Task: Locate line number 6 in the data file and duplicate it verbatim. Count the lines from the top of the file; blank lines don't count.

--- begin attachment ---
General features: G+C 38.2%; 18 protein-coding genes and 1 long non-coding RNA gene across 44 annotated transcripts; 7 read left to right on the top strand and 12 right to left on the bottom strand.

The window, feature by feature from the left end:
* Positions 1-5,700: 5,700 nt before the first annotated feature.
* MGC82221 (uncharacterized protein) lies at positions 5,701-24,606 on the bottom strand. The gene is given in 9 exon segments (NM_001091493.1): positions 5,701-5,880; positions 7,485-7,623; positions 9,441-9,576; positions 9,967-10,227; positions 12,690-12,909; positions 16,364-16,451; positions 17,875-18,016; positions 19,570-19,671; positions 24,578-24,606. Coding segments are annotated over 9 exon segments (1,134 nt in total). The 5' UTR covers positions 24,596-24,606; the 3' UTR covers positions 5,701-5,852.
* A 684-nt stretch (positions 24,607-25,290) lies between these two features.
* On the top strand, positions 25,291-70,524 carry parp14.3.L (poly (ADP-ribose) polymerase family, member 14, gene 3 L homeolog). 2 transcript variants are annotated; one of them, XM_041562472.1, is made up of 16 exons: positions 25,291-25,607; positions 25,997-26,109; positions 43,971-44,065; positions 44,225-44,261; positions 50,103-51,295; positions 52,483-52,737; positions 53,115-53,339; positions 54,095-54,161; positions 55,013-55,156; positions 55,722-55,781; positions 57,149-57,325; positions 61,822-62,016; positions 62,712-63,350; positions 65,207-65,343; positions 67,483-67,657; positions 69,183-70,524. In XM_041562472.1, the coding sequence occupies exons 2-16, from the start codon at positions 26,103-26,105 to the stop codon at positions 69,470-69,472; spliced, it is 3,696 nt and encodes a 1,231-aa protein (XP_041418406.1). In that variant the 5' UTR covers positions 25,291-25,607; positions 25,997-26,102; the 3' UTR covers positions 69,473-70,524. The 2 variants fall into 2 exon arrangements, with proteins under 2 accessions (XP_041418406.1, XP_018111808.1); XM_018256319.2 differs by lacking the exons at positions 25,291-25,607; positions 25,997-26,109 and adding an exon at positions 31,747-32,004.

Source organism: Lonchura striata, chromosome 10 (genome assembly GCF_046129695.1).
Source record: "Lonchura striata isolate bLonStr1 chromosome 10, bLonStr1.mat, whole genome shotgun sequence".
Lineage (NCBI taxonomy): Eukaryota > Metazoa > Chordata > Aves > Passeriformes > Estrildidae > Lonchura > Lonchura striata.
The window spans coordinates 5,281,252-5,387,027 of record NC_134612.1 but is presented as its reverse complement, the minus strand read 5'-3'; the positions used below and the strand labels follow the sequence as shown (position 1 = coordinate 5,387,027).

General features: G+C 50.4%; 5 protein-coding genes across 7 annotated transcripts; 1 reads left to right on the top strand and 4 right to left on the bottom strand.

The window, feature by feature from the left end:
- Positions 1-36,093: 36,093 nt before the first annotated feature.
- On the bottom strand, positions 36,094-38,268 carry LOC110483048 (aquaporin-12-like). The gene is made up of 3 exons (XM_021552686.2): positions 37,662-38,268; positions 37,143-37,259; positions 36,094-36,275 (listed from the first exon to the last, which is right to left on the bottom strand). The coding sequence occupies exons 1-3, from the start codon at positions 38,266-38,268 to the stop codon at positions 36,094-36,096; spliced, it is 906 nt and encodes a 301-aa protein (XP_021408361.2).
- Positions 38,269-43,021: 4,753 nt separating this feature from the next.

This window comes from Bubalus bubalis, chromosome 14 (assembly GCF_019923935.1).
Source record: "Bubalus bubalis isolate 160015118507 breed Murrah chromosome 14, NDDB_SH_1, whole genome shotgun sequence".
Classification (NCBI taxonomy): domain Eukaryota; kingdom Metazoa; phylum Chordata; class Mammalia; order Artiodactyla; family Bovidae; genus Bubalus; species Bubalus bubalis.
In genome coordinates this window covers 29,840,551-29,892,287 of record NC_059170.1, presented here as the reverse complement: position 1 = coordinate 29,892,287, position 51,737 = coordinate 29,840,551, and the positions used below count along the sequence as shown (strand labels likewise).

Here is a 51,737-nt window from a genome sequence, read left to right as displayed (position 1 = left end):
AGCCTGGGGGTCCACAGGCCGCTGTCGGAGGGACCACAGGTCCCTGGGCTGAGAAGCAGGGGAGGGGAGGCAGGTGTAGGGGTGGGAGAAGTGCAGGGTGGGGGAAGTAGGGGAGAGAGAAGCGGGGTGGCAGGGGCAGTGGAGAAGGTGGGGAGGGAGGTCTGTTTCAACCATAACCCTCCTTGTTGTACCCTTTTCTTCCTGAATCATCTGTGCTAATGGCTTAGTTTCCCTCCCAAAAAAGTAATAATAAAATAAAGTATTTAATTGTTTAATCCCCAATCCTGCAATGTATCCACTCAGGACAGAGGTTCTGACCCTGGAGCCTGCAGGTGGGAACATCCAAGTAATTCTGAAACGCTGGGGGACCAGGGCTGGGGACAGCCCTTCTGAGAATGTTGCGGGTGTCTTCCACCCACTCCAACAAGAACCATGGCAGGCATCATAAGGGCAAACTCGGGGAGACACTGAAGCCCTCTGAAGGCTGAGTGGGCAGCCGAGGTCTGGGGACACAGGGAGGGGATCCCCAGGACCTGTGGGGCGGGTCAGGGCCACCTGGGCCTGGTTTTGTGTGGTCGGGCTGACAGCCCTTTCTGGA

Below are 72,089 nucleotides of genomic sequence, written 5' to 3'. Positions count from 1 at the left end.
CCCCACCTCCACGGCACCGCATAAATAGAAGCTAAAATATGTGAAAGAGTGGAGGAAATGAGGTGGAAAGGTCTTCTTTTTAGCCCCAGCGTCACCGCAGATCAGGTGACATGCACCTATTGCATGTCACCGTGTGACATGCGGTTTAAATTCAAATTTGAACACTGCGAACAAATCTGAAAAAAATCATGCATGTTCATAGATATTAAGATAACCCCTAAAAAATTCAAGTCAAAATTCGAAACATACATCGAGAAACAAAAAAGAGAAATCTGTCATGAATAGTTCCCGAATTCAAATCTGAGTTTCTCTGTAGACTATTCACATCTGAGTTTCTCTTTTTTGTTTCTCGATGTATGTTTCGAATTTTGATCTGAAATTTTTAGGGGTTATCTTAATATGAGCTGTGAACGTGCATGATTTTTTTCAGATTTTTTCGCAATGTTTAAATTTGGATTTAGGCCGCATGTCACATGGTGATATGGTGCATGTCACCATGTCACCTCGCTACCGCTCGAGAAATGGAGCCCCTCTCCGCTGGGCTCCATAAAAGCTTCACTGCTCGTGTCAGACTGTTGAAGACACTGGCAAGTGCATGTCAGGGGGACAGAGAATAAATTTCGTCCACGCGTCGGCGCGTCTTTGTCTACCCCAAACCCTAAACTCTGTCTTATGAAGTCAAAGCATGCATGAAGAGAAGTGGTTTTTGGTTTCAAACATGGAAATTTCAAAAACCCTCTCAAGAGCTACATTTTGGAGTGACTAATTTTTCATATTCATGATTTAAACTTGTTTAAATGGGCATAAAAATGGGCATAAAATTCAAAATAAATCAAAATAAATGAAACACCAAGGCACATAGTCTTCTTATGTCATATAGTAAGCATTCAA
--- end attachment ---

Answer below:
* On the top strand, positions 25,291-70,524 carry parp14.3.L (poly (ADP-ribose) polymerase family, member 14, gene 3 L homeolog). 2 transcript variants are annotated; one of them, XM_041562472.1, is made up of 16 exons: positions 25,291-25,607; positions 25,997-26,109; positions 43,971-44,065; positions 44,225-44,261; positions 50,103-51,295; positions 52,483-52,737; positions 53,115-53,339; positions 54,095-54,161; positions 55,013-55,156; positions 55,722-55,781; positions 57,149-57,325; positions 61,822-62,016; positions 62,712-63,350; positions 65,207-65,343; positions 67,483-67,657; positions 69,183-70,524. In XM_041562472.1, the coding sequence occupies exons 2-16, from the start codon at positions 26,103-26,105 to the stop codon at positions 69,470-69,472; spliced, it is 3,696 nt and encodes a 1,231-aa protein (XP_041418406.1). In that variant the 5' UTR covers positions 25,291-25,607; positions 25,997-26,102; the 3' UTR covers positions 69,473-70,524. The 2 variants fall into 2 exon arrangements, with proteins under 2 accessions (XP_041418406.1, XP_018111808.1); XM_018256319.2 differs by lacking the exons at positions 25,291-25,607; positions 25,997-26,109 and adding an exon at positions 31,747-32,004.